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The History and Structure of the Parliamentary System of Government

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  • 0:01 Representative Democracy
  • 0:41 Basics of the…
  • 1:56 Parliaments in Europe
  • 3:02 European Parliament
  • 4:59 Lesson Summary
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Lesson Transcript
Instructor: Christopher Sailus

Chris has an M.A. in history and taught university and high school history.

In this lesson, we explore the parliamentary system of government and several of the European nations that employ the system, as well as the European Parliament and its constraints.

Representative Democracy

Representative democracy is one of the ideals of many modern societies. Those who have it, cherish it; those who don't, often want it. Nations like the United States, Canada, and Great Britain have had forms of representative democracies for centuries. But even in this array of representative democracies, there exist subtle but important differences in how the elected government is organized. In this lesson, we will discuss the parliamentary system, and we'll also show how the parliamentary system manifests itself in European nations and in the EU.

The Basics of the Parliamentary System

A parliamentary system is a form of government in which the official head of state or entire executive branch has little or no role in actual governing. In a parliamentary system, all decisions of governance are managed by a legislative body. These legislative bodies can take various forms; some are two-chambered parliaments while others are single-chambered. These legislative bodies are usually elected by the people, with a roughly equal number of citizens electing a delegate to represent their opinions and interests in Parliament.

As a result of this reduced status, the de facto head of state in a parliamentary system is often the leader of the legislative body, in many cases, a prime minister. The prime minister usually sets up a cabinet composed of other legislators, often leading members of the prime minister's own party. These cabinet members are the heads of various departments of the government that take care of the day-to-day affairs of the government. This is the de facto executive body of the parliamentary system.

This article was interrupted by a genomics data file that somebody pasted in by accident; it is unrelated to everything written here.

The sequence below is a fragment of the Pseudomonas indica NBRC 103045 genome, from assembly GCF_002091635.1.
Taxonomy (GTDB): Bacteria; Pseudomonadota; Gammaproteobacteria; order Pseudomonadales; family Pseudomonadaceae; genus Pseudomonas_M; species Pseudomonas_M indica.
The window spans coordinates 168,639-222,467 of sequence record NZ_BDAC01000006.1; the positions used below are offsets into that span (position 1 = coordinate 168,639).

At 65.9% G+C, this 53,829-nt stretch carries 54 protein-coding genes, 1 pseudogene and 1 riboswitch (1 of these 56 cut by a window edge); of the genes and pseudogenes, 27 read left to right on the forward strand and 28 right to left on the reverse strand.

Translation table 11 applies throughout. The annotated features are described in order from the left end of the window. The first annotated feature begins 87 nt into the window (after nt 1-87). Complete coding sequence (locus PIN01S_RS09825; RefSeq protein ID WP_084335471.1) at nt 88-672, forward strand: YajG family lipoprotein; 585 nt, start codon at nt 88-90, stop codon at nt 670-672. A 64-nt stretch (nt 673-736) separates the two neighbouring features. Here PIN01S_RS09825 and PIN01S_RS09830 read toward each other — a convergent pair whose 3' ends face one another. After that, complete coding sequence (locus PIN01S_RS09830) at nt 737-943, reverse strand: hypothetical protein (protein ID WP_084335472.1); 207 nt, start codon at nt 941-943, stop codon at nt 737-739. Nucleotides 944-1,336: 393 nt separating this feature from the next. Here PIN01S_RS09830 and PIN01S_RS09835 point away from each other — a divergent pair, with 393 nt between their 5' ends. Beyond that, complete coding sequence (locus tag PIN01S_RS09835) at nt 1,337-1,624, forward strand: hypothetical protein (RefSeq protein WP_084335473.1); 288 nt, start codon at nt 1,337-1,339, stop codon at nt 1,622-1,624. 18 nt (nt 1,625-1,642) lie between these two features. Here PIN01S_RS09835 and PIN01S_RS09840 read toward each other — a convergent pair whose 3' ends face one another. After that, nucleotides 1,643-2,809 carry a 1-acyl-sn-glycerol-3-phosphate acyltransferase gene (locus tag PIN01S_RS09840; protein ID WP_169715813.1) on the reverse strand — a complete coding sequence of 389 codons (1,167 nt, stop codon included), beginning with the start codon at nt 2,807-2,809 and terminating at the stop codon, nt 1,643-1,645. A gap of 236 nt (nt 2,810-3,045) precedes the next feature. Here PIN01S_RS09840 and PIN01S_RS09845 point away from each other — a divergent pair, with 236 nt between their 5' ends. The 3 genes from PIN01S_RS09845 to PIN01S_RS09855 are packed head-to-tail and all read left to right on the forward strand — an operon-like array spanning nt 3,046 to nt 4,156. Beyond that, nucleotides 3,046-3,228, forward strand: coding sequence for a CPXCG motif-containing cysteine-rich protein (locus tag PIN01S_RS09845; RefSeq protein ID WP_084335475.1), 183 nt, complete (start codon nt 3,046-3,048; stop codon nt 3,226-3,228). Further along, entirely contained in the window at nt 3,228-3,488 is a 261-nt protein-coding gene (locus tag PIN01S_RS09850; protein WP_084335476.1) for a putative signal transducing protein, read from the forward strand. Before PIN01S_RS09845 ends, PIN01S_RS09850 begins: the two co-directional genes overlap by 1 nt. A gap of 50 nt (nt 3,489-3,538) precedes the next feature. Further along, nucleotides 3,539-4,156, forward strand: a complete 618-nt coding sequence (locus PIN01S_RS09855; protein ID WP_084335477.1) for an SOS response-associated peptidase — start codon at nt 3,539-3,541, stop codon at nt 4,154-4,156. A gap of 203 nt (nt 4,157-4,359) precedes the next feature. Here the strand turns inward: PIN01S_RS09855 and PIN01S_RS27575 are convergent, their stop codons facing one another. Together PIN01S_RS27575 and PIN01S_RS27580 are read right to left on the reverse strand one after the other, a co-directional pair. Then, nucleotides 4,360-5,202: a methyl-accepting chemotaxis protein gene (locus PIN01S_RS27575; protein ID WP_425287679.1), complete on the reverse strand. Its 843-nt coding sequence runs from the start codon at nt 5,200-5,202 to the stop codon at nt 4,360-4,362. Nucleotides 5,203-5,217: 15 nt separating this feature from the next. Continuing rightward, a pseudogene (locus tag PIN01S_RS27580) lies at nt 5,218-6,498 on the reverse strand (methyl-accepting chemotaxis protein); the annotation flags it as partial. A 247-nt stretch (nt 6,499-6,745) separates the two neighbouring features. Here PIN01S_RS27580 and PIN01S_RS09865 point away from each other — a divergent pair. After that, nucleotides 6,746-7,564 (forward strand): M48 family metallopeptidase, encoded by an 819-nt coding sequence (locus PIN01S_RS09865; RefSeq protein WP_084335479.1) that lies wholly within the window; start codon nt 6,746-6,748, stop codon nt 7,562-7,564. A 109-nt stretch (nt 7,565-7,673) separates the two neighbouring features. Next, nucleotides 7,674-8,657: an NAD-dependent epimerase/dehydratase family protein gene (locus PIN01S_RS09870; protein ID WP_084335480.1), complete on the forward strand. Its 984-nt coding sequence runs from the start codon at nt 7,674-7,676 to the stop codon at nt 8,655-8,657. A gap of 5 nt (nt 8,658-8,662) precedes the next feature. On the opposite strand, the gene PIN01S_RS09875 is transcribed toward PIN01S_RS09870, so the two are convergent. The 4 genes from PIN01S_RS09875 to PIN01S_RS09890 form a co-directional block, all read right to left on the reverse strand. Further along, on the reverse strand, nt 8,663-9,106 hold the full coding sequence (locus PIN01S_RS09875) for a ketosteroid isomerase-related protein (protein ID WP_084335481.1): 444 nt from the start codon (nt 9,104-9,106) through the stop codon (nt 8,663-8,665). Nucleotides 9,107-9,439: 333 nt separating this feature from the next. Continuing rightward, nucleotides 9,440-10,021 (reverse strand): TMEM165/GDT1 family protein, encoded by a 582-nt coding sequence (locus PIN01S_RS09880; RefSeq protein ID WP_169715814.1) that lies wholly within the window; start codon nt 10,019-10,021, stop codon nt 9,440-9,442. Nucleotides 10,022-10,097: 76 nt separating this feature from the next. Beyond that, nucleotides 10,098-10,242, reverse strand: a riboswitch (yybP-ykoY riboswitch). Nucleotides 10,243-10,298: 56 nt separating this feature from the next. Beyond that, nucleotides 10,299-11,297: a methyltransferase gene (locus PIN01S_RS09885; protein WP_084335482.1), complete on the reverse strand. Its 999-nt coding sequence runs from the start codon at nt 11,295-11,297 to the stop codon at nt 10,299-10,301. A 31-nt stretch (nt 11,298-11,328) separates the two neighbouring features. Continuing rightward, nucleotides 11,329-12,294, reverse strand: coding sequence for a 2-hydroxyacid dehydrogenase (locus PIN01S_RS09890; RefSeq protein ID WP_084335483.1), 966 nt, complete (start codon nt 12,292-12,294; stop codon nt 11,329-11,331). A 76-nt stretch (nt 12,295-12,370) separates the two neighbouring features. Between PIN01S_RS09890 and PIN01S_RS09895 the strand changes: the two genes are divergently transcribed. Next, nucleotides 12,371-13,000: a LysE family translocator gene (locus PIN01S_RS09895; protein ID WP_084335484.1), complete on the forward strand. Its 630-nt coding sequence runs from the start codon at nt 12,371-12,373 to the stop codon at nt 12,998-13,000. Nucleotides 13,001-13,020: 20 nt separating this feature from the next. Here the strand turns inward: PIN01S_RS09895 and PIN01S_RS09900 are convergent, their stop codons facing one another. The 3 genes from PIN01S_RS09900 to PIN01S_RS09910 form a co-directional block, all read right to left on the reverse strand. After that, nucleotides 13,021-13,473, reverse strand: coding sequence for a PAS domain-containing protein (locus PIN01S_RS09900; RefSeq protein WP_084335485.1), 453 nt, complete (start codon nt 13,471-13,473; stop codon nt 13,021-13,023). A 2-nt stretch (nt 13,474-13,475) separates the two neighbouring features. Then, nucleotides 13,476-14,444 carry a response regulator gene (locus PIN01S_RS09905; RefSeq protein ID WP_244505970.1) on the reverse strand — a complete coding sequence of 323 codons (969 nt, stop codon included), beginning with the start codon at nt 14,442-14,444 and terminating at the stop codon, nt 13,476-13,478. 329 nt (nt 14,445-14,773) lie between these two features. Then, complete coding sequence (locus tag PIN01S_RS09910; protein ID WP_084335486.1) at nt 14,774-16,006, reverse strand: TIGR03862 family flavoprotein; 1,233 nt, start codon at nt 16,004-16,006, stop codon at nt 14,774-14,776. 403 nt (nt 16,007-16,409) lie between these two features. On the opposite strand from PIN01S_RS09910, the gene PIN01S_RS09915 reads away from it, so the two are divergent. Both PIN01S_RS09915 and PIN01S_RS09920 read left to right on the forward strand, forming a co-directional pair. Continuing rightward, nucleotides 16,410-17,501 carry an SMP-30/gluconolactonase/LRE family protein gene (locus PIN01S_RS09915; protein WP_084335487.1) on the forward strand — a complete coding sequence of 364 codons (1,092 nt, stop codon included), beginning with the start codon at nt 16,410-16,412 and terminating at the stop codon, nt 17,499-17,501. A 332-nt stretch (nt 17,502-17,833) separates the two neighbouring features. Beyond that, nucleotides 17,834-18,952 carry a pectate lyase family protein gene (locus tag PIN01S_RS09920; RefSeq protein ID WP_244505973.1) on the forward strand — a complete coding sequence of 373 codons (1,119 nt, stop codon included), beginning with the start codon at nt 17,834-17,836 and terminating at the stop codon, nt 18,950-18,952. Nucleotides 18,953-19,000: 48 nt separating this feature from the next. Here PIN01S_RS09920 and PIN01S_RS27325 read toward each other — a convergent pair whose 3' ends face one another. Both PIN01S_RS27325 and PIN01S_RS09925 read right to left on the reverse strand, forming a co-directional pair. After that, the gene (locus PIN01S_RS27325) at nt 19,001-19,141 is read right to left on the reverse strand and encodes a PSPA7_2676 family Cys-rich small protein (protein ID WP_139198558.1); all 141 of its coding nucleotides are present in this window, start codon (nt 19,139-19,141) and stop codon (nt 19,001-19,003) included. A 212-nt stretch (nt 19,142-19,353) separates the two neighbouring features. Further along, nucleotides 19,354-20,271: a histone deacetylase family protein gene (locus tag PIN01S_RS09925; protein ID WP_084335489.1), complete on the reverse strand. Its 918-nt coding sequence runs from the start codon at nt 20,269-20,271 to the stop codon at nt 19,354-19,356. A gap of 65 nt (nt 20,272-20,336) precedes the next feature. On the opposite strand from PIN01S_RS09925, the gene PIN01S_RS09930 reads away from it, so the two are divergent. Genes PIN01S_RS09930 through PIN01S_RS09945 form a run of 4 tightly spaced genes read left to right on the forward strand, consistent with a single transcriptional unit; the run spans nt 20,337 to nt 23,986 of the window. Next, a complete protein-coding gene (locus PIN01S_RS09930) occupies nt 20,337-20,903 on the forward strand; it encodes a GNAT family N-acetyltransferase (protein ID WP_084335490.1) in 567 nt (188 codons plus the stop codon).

Thus, both the executive decisions and many of the legislative decisions - depending on the peculiar parliamentary procedures of each nation - are largely made by the same group of people. However, in order to prevent tyranny by the majority, most parliamentary democracies have built-in checks on power, such as term limits for prime ministers or regularly scheduled elections.

Parliaments in Europe

Several European governments function on the parliamentary system. For example, the United Kingdom utilizes a parliamentary system as part of its constitutional monarchy. The official head of state - the king or queen of England - has no actual governing power. All governing power resides in the English legislative body, Parliament. The British Parliament is two-chambered, though the House of Lords also has zero real governing power since its members are not elected.

The British House of Commons, on the other hand, possesses all the power to make laws in the UK. In addition, the head of the party with the most sitting members is considered the prime minister, and he appoints a cabinet of party colleagues, which head various government departments. To prevent abuse, parliament has to be reelected a minimum of every five years. Most other European countries also possess a parliamentary system, whether it's part of a constitutional monarchy or not. Germany, for example, has a largely symbolic executive body, but it is not an inherited monarchy.

European Parliament

Parliamentary government in Europe does not end here. Indeed, for the 28 member states of the European Union, the supranational European Parliament also holds some legislative power in the region. The European Parliament began as the Common Assembly for the six member states of the European Coal and Steel Community, which was founded in 1951. When further layers of cooperation were added between these states and the group renamed itself the European Economic Community, the Common Assembly first became the European Parliamentary Assembly in 1958, and then simply the European Parliament in 1962.

The European Parliament itself is made up of 751 members as of the 2014 parliamentary elections. The number of members each country is allowed to elect is decided by population. No country is allowed to have more than 96 members, while no country is allowed to have fewer than six. Parliamentary elections occur every five years since 1979, when they were first directly elected by EU citizens.

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